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I have an idea for a web application and have some good people keen to get involved. I will be doing most of the code at the start and have a few years experience with some quite large projects. I have nearly 0 budget.

What view should I take with regard to data storage / database? Get the project running quickly and inexpensively, then re-evaluate if it is a success?

Does anyone have experience with this and advice?

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closed as not constructive by gnat, Jim G., Walter, Yusubov, MainMa Oct 17 '12 at 21:44

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Minimum. Viable. Product. Stop worrying about this stuff and get one online ASAP. This is the only way to know if what you're building is worth anything to anyone. –  jozzas Oct 16 '12 at 3:15
I totally agree to @jozzas. For details see Minimum_viable_product. If this where an answer instead of a comment i would have upvoted it. –  k3b Oct 16 '12 at 5:02
How did you decide on the alias 'marabutt'? Is that a family name? Or a nickname of endearment? –  Jim G. Oct 16 '12 at 9:49

2 Answers 2

up vote 7 down vote accepted

My advise is as you suggested, Get the project running quickly and inexpensively, then re-evaluate if it is a success - Most start-ups don't get the re-evaluate stage because of one of these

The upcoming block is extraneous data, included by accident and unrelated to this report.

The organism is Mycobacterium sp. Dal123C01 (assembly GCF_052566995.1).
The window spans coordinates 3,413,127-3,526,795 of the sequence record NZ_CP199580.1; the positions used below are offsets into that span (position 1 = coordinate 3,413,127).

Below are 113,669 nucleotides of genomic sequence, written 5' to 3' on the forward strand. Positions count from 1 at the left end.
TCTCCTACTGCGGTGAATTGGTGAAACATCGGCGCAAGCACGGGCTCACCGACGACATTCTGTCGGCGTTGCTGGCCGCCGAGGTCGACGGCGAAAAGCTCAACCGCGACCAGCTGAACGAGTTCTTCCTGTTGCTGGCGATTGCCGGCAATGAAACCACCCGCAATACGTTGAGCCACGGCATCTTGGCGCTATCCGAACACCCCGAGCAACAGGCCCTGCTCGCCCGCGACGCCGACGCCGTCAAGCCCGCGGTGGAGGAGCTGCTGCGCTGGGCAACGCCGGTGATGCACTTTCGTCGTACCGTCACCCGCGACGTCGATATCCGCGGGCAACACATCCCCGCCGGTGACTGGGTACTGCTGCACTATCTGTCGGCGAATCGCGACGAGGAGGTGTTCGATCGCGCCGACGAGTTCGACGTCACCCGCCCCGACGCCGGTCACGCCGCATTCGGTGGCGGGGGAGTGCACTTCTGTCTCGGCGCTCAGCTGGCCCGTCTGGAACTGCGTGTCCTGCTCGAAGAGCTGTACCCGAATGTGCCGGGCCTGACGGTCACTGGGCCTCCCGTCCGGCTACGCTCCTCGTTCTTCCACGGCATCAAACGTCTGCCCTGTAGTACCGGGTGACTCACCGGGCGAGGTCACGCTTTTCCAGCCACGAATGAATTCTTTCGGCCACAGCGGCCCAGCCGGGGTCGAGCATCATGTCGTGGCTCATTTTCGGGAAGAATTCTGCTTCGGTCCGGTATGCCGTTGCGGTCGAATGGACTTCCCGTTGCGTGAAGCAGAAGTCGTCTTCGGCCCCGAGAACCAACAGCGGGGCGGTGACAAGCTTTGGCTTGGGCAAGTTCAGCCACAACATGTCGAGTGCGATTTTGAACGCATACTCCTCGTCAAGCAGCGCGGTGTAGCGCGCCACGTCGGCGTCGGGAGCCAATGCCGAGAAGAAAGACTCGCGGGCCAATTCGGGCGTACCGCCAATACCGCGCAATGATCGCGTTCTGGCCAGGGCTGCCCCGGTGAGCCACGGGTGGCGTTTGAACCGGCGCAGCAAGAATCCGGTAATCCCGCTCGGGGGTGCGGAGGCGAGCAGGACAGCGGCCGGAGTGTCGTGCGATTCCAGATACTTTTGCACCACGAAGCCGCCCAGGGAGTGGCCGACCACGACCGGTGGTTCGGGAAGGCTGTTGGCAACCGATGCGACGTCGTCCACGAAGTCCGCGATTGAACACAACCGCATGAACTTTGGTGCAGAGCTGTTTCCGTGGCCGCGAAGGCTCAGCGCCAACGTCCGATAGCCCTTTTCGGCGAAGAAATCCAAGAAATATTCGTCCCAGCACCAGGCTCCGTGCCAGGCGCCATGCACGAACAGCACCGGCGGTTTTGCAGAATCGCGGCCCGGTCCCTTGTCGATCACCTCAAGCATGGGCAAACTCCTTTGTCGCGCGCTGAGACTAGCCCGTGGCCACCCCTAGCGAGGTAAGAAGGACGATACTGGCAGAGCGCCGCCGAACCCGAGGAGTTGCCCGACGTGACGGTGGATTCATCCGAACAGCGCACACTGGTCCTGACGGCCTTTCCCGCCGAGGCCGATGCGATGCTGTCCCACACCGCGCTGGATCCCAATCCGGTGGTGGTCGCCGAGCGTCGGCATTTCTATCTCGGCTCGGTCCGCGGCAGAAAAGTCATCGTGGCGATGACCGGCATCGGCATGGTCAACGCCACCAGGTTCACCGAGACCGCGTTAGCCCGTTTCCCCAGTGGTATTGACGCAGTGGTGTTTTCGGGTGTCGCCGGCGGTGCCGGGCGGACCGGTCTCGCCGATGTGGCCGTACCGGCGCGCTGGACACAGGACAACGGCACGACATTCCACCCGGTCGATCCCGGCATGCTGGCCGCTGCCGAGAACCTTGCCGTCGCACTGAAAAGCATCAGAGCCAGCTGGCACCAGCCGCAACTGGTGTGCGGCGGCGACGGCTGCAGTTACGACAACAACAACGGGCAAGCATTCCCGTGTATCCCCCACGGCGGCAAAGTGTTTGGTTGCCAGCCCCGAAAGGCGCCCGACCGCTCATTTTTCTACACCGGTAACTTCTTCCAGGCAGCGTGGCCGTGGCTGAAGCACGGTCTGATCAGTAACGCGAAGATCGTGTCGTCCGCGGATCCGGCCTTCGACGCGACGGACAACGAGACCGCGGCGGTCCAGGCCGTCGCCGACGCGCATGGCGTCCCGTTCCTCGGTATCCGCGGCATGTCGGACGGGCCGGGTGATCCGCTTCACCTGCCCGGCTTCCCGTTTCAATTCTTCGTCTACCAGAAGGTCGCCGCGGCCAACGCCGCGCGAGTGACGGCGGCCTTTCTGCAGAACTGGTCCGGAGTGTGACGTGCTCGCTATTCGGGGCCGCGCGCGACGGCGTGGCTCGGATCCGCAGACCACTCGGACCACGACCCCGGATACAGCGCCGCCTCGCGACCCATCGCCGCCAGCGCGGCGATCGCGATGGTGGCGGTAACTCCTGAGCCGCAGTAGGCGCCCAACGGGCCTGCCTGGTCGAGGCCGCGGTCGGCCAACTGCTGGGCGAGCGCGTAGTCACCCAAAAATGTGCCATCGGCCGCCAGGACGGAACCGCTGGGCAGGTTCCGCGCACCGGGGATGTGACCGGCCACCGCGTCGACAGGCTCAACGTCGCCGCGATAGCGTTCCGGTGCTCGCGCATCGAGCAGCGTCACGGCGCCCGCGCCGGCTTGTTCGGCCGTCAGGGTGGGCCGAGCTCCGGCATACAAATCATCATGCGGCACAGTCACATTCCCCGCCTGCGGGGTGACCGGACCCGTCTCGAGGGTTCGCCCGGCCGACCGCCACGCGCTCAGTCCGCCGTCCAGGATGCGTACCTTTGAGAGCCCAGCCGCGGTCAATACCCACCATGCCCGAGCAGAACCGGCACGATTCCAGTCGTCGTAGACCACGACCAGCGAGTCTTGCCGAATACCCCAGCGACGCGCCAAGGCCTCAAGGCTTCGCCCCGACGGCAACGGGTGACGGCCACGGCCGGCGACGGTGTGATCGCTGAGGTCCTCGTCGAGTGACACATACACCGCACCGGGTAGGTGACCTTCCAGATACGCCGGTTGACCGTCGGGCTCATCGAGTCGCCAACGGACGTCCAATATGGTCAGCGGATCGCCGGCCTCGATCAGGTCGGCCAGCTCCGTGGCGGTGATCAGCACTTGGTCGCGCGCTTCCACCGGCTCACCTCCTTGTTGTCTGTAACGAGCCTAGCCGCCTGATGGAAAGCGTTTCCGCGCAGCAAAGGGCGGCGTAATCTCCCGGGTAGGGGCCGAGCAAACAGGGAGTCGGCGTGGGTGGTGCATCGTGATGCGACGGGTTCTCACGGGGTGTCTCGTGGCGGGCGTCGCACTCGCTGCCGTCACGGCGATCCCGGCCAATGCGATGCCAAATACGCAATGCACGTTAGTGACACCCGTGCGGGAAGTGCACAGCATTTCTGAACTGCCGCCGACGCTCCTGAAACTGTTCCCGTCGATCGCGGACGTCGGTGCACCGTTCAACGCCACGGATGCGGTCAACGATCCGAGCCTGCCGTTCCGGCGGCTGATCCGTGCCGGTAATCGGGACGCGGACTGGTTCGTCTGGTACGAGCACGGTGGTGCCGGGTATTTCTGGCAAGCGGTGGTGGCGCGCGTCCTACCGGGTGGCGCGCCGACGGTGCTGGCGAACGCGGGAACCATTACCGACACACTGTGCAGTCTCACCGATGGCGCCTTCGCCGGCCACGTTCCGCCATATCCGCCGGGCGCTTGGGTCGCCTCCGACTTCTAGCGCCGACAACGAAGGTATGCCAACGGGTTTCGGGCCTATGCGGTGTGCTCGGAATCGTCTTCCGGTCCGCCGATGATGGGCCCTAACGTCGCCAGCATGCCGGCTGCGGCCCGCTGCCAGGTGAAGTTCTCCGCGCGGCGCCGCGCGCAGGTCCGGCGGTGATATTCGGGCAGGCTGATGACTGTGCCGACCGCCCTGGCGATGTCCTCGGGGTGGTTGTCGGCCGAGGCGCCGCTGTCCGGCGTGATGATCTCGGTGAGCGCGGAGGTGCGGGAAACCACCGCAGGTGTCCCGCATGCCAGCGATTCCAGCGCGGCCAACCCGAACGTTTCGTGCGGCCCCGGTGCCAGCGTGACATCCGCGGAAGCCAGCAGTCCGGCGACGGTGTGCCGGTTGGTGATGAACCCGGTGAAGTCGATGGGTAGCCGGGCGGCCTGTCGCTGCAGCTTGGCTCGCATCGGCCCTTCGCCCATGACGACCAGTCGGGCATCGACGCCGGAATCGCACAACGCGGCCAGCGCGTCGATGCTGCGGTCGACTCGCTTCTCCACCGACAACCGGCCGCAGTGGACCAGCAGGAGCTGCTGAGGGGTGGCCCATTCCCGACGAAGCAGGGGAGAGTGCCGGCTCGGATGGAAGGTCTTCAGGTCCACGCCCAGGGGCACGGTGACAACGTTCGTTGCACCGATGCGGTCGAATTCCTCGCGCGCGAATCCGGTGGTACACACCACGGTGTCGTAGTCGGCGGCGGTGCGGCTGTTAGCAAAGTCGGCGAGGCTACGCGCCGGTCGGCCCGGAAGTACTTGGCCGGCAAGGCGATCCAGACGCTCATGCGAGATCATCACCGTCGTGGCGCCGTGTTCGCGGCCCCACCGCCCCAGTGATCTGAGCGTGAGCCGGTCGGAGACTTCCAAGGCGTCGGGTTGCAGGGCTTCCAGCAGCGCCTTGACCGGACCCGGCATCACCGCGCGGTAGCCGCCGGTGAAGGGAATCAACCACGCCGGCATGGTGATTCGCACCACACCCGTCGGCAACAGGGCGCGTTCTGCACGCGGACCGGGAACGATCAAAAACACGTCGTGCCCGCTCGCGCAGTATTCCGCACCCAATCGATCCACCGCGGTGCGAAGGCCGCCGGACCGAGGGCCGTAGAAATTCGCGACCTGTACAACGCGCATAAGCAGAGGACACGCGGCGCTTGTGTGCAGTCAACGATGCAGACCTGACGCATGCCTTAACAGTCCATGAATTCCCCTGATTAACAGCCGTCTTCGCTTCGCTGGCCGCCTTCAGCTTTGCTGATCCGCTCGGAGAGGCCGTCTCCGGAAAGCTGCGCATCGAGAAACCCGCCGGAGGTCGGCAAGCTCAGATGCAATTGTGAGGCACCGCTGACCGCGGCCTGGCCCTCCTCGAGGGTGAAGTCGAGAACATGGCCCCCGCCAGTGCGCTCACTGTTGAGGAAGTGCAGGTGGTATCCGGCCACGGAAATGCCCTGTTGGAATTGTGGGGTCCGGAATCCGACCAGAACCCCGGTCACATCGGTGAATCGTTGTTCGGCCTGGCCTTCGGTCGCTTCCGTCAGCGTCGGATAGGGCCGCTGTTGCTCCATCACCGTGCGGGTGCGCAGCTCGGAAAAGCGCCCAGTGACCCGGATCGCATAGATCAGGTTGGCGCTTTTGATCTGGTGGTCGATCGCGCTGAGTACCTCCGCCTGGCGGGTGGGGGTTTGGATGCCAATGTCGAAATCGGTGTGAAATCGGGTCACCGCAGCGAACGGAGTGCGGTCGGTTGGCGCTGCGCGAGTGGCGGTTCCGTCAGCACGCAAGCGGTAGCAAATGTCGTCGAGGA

1. The product does not not fill a need
  2. Another product beat them to it
  3. The money runs out before the product launches and generates revenue
  4. Technically the product cannot be made to work right with the chosen tools

In case 1, it won't matter what you do, in case 2 and 3, best to get it out there as soon as possible. Case 4 is rare, and even more rarely, would the correct technology have been used from the start, without falling into cases 2 or 3.

So what I suggest is "quick and dirty, delivered within budget" is better than "Perfect, over budget, over time and bust". Only you can play that balancing act of whats the right balance of Quick vs Perfect.

However I also believe the total cost is similar - by doing "Quick and Dirty" what you are really doing is not saving money, you are deferring spending it till (and if) you can afford to, i.e. Taking on technical debt. As you are in start-up m mode there is a high chance you will fail before you need to payback that debt, and you need to reduce that to a minimum. There is a risk that in the future the technical debt will wipe you out as well - but worrying about that is like worrying your parachute might not open if you jump, when the plane is on fire.....

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Love the last bit :D –  Simon Whitehead Oct 16 '12 at 6:09
thanks... you have really explained things well! –  marabutt Oct 16 '12 at 8:58
+1. Step 1 Build a minimum viable product. Step 2 Profit! Step 3 Lie on beach spending the profit, while your hordes of new developers work on the fully scalable version. Only oversee this work yourself if it feels like fun. –  MarkJ Oct 16 '12 at 10:48

You can run your project on an Amazon EC2 Micro Instance and a free Amazon RDS Micro Instance free for 1 year. This should help you get started until you have money coming in.

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good idea!! I wonder if everyone on the project can signup and we can build a cluster of micro machines. –  marabutt Oct 16 '12 at 3:02

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